It’s fitting really that the first Celtic Connections show Americana UK attends this year is a celebration of Glasgow. Glasgow of course is home to Celtic Connections which, in its 25th year, has put the city firmly on the musical map with over 300 shows in 20 venues spread over three weeks. Tonight it’s Findlay Napier presenting his latest album, Glasgow, a celebration of his 20 years of living and working in the city and the venue is a listed church built by the renowned architect, Charles Rennie MacIntosh.
Flanked by fiddler Gillian Frame and Donna Maciocia on keyboards, Napier played most of the songs from the new album with detailed introductions regarding their genesis- a Radio 4 documentary for example inspired St. Anthony’s Digging A Hole, a darkly humorous song about gravediggers. There’s a grim edge to Wireburners, written after seeing a short film on homeless people scavenging scrap metal while There’s More To Building Ships is a salute to Glasgow’s heritage on The Clyde which points out another heritage, asbestosis, bestowed on the long suffering workers. Napier sings these melodic songs with a fine clear voice allowing the words to sink in.
It’s not all darkness however. A natural showman, Napier has the audience in stitches at times with his jokes and asides while his cover of Cod Liver Oil And The Orange Juice is a huge crowd pleaser with the audience singing along. Other covers, all relating to Glasgow, such as Emma Pollock’s Marchtown and Julia Doogan’s Glasgow are more reverential but there’s also room for songs about the infamous Locarno Ballroom, love blossoming in a chip shop (with a Justin Bieber twist) and, from an earlier disc, 52 Des, a song about an ostentatious drug dealer with a flashy car. Michael Marra’s King Kong’s Visit To Glasgow meanwhile paid tribute both to the city and to the late Dundonian songwriter.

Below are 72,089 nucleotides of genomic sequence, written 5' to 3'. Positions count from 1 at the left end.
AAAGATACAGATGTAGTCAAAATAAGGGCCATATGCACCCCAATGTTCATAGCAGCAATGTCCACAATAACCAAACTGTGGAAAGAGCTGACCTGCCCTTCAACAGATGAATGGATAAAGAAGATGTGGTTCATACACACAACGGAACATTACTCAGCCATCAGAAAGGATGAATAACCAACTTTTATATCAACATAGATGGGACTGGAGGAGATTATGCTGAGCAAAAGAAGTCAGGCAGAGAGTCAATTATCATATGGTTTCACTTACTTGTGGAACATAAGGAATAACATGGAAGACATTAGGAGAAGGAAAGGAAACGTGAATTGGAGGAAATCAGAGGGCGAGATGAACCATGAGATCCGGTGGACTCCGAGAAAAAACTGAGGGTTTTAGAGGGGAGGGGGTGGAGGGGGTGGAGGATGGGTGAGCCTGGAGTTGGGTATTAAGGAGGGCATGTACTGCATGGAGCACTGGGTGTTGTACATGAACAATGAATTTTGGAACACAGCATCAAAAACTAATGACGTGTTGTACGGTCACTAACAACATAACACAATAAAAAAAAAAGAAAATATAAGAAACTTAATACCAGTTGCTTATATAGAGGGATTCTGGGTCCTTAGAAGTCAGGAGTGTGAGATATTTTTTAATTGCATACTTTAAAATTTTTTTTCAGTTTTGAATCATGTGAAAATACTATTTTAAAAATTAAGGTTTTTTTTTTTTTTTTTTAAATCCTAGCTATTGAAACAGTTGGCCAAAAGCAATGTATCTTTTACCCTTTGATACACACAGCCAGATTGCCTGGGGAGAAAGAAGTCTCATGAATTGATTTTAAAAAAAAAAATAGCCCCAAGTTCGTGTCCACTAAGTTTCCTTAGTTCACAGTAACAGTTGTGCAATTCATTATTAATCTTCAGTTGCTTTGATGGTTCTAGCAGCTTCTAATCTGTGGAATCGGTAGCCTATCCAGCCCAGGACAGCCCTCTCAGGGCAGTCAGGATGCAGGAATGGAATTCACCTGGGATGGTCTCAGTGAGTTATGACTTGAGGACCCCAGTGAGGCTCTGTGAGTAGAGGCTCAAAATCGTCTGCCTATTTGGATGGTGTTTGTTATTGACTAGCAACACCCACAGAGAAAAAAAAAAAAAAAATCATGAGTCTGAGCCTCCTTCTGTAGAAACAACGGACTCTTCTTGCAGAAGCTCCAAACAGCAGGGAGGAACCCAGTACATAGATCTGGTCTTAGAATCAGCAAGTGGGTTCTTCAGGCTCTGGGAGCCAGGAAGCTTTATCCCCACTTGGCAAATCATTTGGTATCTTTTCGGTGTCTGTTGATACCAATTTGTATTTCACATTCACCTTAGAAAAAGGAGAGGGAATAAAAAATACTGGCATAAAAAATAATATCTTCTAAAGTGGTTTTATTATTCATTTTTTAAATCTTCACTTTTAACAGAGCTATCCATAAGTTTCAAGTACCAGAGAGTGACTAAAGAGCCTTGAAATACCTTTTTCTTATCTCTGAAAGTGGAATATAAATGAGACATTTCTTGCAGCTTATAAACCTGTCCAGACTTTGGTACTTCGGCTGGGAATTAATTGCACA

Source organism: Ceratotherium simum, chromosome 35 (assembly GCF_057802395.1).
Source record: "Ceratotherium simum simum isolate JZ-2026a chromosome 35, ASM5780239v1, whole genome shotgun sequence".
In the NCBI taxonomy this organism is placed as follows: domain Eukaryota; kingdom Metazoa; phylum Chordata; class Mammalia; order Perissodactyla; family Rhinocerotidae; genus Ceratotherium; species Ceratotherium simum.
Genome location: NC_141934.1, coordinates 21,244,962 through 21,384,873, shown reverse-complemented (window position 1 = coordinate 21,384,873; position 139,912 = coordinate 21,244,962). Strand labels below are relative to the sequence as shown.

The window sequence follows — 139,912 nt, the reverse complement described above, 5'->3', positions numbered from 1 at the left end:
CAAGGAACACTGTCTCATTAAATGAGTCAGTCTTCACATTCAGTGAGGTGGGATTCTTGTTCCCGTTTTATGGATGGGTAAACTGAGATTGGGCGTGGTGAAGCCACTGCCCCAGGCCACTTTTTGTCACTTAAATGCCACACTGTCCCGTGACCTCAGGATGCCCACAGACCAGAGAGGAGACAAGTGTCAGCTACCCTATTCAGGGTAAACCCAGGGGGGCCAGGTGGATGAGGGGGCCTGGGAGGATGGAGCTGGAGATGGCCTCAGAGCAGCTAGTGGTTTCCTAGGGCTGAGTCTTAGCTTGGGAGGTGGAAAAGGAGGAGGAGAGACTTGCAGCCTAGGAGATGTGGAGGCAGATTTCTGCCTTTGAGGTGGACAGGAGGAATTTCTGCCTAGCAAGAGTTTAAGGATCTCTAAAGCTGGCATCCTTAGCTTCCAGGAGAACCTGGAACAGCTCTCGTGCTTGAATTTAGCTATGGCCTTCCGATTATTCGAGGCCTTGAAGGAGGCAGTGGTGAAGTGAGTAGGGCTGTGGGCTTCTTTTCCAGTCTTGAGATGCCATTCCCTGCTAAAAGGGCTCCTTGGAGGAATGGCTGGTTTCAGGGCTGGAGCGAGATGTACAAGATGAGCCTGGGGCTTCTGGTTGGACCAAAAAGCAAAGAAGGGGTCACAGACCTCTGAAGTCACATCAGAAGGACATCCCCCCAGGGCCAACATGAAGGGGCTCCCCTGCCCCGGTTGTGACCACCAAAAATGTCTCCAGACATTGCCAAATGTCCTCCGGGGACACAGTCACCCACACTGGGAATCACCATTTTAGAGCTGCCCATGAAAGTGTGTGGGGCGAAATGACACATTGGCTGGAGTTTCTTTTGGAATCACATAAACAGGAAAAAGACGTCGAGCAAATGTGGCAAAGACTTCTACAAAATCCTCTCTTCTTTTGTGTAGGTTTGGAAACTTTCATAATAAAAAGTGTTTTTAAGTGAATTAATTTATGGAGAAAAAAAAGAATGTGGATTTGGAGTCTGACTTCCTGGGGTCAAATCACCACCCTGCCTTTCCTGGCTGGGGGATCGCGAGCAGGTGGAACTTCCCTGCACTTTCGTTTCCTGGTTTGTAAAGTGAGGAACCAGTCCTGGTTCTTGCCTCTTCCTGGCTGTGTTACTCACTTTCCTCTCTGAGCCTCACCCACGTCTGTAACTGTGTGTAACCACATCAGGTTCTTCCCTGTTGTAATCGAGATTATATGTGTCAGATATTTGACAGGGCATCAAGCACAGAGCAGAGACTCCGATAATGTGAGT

Napier took us through his 20 years in the city with uproarious tales of his student days, his job wiping up the vomit of night clubbers and his time in the East End before talking about his musical career. Here he paid tribute to his “mentor,” Boo Hewerdine, who came on stage to play guitar with Napier. He then introduced his special guest, Eddi Reader, with whom he has toured. Taking the stage, Reader, accompanied by her husband (and a Trashcan Sinatra) John Douglas, reminisced about family parties in the 60’s when everyone present sang a song. Adopting a “pub singer” voice she offered several examples of the favourites back then such as Doris Day and Frankie Laine and she also had the audience laughing away. She ended the piece with a glorious rendition of her mum’s favourite song, Moon River, with Hewerdine joining in. Napier and the band then returned to the stage with all six musicians closing the show. After The Last Bell Rings was another chance for a sing-along before another Michael Marra song, Mother Glasgow, closed the night, its refrain of Let Glasgow Flourish ringing out. A glorious end to what was an uplifting show.
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